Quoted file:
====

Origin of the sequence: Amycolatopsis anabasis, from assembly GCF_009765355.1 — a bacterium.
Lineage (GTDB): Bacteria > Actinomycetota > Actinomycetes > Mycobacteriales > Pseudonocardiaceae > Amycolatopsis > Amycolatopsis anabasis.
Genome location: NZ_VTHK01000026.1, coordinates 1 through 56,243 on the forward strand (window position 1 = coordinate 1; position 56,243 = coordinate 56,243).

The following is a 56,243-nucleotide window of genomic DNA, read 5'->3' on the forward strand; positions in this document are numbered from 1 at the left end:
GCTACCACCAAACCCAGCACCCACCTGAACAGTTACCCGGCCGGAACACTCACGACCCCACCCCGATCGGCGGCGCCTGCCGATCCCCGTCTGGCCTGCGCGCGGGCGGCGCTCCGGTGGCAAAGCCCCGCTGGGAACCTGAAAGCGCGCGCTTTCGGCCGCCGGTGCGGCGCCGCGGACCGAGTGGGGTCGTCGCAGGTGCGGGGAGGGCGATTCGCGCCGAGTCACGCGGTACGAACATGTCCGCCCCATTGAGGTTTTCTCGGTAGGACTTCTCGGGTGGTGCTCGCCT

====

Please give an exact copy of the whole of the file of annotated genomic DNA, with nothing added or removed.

Origin of the sequence: Amycolatopsis anabasis, from assembly GCF_009765355.1 — a bacterium.
Lineage (GTDB): Bacteria > Actinomycetota > Actinomycetes > Mycobacteriales > Pseudonocardiaceae > Amycolatopsis > Amycolatopsis anabasis.
Genome location: NZ_VTHK01000026.1, coordinates 1 through 56,243 on the forward strand (window position 1 = coordinate 1; position 56,243 = coordinate 56,243).

The following is a 56,243-nucleotide window of genomic DNA, read 5'->3' on the forward strand; positions in this document are numbered from 1 at the left end:
GCTACCACCAAACCCAGCACCCACCTGAACAGTTACCCGGCCGGAACACTCACGACCCCACCCCGATCGGCGGCGCCTGCCGATCCCCGTCTGGCCTGCGCGCGGGCGGCGCTCCGGTGGCAAAGCCCCGCTGGGAACCTGAAAGCGCGCGCTTTCGGCCGCCGGTGCGGCGCCGCGGACCGAGTGGGGTCGTCGCAGGTGCGGGGAGGGCGATTCGCGCCGAGTCACGCGGTACGAACATGTCCGCCCCATTGAGGTTTTCTCGGTAGGACTTCTCGGGTGGTGCTCGCCT